High Speed Rail: High Costs Derail Development

America’s quest to build high speed rail may have gotten derailed in the last few years, but there are signs that it may be getting back on track.

That’s because California — a trendsetting state because of its size and population — is moving ahead with its own ambitious plans to make high speed rail a reality in that state.

The Golden State recently passed legislation authorizing the sale of $2.7 billion in bonds that will be used to fund the fastest train in the nation as well as the largest public infrastructure project. Gov. Jerry Brown signed the measure into law this summer.

When completed, California’s high speed rail will run from San Francisco to Los Angeles and will attain speeds of 220 miles per hour for a trip that will last 2 hours and 40 minutes. Ultimately, the aim is for the train to run from the state capital of Sacramento to San Diego near the U.S-Mexico border or about 800 miles. The train will travel at speeds of up to 220 miles per hour with approximately 15 stops. California really is going to be the first place in the country to have truly high speed rail.

“All eyes are on California,” said Angie Schmitt, editor of Streetsblog, an online advocacy journalism site that, according to its website, promotes sustainable transportation and more livable cities and towns. “California really is going to be the first place in the country to have truly high speed rail.”

California High Speed Rail Authority spokesperson Lisa Marie Alley said the authority is following the principles laid out in its revised April 2012 business plan when it comes to building the rail and making improvements to existing regional transit. That plan called for the new rail to be built in the Central Valley and for improvements to the initial bookend cities of San Francisco and Los Angeles.

It also called for a blended approach which would allow existing metropolitan rail infrastructure to be used as much as possible to provide connection into urban areas. Those existing rail systems would tie into the high speed rail backbone through the Central Valley.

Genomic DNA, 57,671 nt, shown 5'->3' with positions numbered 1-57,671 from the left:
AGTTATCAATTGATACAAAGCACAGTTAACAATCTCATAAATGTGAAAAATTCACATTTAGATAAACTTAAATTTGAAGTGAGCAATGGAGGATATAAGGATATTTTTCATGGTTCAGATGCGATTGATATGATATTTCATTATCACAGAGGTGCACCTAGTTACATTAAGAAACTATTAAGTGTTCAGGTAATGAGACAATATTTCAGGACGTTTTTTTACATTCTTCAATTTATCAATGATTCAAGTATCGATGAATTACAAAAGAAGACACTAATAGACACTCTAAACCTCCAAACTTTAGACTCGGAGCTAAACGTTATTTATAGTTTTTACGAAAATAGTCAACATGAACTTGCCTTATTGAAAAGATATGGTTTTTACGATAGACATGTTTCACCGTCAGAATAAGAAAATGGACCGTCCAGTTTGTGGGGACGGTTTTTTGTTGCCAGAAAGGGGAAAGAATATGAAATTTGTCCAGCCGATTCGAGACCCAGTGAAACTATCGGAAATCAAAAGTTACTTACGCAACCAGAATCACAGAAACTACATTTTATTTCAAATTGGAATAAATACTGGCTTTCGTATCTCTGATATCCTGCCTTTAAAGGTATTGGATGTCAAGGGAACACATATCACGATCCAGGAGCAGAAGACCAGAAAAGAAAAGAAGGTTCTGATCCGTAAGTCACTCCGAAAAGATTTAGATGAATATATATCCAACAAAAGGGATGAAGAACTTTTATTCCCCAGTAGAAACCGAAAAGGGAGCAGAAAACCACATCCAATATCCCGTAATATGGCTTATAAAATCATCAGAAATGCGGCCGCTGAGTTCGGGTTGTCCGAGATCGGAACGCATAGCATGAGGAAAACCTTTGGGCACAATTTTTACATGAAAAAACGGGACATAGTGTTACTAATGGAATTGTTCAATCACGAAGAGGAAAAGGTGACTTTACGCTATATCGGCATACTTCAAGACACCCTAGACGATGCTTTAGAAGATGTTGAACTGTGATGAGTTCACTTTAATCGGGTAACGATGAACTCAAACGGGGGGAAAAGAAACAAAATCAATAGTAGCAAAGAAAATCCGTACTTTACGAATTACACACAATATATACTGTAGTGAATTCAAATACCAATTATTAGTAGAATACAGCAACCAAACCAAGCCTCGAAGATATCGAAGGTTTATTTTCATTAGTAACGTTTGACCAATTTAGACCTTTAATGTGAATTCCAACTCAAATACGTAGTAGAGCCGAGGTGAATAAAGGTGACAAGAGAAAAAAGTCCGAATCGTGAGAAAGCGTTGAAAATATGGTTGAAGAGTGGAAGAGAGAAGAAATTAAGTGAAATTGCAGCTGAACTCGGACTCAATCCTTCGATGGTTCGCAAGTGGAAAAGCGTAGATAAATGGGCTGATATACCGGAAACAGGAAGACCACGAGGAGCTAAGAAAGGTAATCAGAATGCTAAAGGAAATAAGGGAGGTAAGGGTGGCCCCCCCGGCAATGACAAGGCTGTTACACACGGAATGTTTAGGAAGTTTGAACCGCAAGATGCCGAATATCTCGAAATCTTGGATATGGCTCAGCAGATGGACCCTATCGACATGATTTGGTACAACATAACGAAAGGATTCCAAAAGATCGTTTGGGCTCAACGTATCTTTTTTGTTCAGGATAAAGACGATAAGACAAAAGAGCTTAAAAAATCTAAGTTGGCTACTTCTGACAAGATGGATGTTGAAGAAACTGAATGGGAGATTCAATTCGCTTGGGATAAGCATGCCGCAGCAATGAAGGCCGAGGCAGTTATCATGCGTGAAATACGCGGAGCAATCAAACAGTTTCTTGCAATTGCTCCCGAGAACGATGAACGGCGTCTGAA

The Central Valley rail work will be contracted to a number of different vendors through a series of competitive bids. The first bid, a contract between $25 and $50 million, was completed in October and disseminated to interested vendors. Alley said the association should have the vendor picked by the end of the year and construction should begin in the first quarter of 2013.

“We are going to do what’s right for the state, and hopefully, other states can learn from us” said Alley, who predicted that when the high speed rail is complete, tourists who visit the state will “go home and talk about it” just as they do other California attractions.

For high speed rail advocates, the California experience could not have come at a better time. President Barack Obama has been a big believer in high speed rail and he asked people to “imagine whisking through towns at speeds of over 100 miles an hour, walking only a few steps to public transportation and ending up just blocks from your destination.” He declared it would be a great project “to rebuild America.”

But the main source of funding for high speed rail drew the ire of some Republicans. The money was included in the federal stimulus bill or the American Recovery and Reinvestment Act.

Decisions were made to turn down dollars for both high speed rail — defined by the federal government as trains that move at 110 miles per hour or far slower than the California project and European trains — as well as money for higher speed rail, where trains move slower, but are still quicker than cars.

Those who rejected the high speed rail money were primarily GOP governors who were elected in 2010. Perhaps the most high profile refusal came from Florida Gov. Rick Scott, who, shortly after being elected governor of the third largest state in the nation, returned $2.4 billion to the federal government.

Scott used studies conducted by the Reason Foundation, a Libertarian think tank, and the Heritage Foundation citing concerns about high operating costs, low ridership, delays in construction and cost overruns. Scott said Florida taxpayers could potentially be on the hook for $3 billion.

Weeks after rejecting the money, Scott’s own agency, the Florida Department of Transportation, released a study showing that the line which would have connected Tampa to Orlando, would have had a $10.2 million operating surplus in its first year of operation and a $28.6 million surplus by 2025 when the rail was completed down to Miami.

Scott’s decision to reject the federal money put to an end nearly 30 years of planning by Florida leaders that started with former Gov. Bob Graham in 1986. Florida has had an on-again, off-again relationship with rail. Florida businessman Doc Dockery — a longtime rail advocate — said that Democratic Gov. Lawton Chiles opposed rail in the early ‘90s though he subsequently changed his mind. Frustrated at the lack of action on a bullet train in Florida despite recommendations from a blue ribbon gubernatorial panel to have a train from Miami to Orlando to Tampa, Dockery in 1999 mounted an effort to amend Florida’s Constitution to require that it be built.